INTRODUCTION: Gender equity and gender medicine are opportunities not to be missed, and this Expert Group Opinion Paper on pain in women aims to review the treatment of pain conditions mainly affecting women, as well as the fundamental aspects of the different clinical response to drug treatment between the genders, and what can be done for gender-specific rehabilitation.
METHODS: Perspective review.
RESULTS: Genotypic and phenotypic differences in pain between the sexes are conditioned by anatomical, physiological, neural, hormonal, psychological, social, and cultural factors, such as the response to pharmacological treatment to control pain. The examination of these factors shows that women are affected by pain diseases more frequently and severely than men and that they report pain more frequently and with a lower pain threshold than men. Some forms of pain are inherently related to gender differences, such as pain related to the genitourinary system. However, other forms of chronic pain are seen more frequently in women than men, such as migraine, rheumatological, and musculoskeletal pain, in particular fibromyalgia.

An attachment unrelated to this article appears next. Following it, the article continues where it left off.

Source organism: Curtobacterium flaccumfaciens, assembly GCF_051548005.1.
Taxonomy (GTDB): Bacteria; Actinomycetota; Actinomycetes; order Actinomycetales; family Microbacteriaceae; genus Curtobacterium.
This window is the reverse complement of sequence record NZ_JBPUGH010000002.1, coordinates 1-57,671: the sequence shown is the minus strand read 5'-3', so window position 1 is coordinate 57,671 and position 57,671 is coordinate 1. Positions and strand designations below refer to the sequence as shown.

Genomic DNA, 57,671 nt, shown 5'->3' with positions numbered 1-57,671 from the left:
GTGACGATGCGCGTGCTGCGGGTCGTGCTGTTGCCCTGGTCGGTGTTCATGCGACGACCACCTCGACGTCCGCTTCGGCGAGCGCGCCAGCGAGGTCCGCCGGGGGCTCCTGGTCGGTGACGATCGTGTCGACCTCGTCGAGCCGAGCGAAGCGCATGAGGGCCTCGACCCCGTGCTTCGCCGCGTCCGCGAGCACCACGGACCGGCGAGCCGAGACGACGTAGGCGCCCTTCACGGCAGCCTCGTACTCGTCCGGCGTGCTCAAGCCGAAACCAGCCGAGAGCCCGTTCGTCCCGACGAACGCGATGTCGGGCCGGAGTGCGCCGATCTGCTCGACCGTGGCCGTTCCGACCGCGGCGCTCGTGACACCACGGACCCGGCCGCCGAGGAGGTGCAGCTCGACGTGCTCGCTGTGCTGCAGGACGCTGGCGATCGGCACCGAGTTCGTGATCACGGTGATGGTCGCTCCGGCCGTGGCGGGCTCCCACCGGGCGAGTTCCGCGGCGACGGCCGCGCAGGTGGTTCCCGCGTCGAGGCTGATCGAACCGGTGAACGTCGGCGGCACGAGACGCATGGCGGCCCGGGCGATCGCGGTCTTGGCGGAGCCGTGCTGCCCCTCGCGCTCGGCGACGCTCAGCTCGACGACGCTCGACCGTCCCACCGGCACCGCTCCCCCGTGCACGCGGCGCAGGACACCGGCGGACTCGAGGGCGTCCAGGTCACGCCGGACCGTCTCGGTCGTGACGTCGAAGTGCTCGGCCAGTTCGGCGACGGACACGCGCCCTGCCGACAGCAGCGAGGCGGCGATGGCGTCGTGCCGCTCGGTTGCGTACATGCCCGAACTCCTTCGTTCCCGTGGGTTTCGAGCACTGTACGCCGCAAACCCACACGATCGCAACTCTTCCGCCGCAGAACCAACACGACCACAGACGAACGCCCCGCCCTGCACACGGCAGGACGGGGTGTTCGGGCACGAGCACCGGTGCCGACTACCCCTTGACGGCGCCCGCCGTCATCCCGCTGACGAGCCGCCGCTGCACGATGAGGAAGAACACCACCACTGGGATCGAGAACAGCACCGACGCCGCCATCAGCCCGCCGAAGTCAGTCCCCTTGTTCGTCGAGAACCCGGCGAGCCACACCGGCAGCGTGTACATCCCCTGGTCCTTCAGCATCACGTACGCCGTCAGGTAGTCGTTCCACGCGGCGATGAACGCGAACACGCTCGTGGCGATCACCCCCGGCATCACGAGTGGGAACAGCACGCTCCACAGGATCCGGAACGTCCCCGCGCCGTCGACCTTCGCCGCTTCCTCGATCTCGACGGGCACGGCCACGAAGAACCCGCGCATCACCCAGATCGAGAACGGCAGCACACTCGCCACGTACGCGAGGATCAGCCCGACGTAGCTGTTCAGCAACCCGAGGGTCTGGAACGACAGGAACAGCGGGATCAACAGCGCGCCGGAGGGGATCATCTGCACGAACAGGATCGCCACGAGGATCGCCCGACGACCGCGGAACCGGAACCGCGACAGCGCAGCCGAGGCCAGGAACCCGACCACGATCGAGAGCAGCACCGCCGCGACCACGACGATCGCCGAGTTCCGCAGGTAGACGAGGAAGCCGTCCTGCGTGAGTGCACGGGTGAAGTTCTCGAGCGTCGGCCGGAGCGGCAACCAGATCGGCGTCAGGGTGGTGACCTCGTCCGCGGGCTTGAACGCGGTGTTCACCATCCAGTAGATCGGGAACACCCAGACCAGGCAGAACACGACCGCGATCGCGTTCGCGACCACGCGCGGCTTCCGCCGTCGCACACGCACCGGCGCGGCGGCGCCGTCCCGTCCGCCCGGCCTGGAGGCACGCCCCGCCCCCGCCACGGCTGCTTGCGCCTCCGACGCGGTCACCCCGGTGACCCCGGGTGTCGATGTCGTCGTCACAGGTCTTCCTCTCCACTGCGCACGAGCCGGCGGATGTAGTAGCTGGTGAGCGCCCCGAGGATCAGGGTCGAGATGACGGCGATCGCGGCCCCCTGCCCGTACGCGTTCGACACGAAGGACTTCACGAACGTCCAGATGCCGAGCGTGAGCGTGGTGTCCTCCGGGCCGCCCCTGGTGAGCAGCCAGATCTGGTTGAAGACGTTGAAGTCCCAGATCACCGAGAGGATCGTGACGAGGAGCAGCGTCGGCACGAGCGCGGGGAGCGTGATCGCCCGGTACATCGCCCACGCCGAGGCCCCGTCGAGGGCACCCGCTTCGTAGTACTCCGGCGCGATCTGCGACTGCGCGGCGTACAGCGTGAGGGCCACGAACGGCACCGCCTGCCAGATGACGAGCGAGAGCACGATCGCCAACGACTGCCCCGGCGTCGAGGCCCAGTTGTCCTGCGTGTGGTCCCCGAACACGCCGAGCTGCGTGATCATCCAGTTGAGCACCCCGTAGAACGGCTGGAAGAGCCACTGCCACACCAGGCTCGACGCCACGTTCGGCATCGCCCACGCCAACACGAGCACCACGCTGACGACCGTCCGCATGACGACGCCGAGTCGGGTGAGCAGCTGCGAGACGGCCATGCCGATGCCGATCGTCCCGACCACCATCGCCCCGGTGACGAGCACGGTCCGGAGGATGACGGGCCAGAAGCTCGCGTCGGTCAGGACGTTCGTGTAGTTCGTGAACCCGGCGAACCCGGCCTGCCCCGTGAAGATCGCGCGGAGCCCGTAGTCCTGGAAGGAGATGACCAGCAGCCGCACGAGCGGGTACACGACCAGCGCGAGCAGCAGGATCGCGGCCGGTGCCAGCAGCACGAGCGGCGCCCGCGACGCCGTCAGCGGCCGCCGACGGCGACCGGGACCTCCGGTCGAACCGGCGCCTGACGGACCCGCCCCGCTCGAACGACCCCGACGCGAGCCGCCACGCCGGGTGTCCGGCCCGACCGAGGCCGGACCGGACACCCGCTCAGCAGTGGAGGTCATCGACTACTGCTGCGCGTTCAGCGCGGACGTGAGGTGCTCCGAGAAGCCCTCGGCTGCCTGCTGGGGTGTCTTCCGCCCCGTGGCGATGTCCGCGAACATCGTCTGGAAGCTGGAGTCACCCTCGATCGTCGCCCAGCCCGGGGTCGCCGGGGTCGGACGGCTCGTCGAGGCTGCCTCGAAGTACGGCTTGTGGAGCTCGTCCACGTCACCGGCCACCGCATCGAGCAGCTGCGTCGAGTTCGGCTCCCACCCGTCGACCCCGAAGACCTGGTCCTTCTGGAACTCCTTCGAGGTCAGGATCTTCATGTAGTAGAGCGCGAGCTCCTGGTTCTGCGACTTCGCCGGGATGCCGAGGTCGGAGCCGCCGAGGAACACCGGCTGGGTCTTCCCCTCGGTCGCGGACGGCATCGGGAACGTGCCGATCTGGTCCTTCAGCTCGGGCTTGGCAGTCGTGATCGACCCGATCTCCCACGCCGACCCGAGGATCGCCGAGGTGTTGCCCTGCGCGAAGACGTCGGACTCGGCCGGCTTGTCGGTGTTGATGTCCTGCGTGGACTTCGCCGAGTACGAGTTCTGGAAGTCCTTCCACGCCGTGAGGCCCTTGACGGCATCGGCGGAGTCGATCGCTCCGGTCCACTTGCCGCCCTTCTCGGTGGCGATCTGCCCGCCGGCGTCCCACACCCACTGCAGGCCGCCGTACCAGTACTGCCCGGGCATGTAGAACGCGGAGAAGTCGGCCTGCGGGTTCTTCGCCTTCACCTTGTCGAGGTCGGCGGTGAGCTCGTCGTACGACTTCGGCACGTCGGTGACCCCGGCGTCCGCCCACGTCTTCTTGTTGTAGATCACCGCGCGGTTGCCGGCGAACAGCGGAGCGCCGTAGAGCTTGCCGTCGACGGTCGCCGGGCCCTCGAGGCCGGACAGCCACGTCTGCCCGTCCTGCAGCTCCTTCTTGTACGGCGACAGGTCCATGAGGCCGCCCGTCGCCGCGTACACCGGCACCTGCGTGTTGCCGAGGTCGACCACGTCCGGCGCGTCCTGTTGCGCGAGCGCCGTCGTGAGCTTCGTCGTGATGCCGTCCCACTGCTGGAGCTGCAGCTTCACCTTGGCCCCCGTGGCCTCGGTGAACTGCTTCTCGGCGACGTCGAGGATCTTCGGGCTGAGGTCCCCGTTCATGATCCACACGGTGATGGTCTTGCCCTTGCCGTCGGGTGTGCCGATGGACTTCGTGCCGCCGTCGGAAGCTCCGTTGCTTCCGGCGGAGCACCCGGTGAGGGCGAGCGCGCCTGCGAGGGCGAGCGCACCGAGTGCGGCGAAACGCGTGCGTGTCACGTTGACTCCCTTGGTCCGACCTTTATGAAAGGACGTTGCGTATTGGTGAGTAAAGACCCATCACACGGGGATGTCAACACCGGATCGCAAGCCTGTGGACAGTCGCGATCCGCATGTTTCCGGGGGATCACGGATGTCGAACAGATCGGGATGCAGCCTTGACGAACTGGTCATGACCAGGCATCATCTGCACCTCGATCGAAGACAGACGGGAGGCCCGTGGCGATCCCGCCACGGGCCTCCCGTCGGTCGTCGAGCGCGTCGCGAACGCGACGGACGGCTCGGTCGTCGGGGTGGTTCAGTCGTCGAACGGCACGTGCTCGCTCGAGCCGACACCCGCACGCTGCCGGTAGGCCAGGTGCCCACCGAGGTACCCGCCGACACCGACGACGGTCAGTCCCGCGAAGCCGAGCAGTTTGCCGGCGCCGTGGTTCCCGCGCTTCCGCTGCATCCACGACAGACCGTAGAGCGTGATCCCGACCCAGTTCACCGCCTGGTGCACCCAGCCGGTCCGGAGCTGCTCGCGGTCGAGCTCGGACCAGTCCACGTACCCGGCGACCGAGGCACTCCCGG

DISCUSSION: Research is needed into the pathophysiological basis for gender differences in the generation of acute pain and maintenance of chronic pain, including the factors that put women at higher risk for developing chronic pain. In addition, different specialties need to collaborate to develop gender-related diagnostic and therapeutic guidelines, and healthcare professionals need to upskill themselves in the appropriate management of pain using existing diagnostic tools and therapeutic options.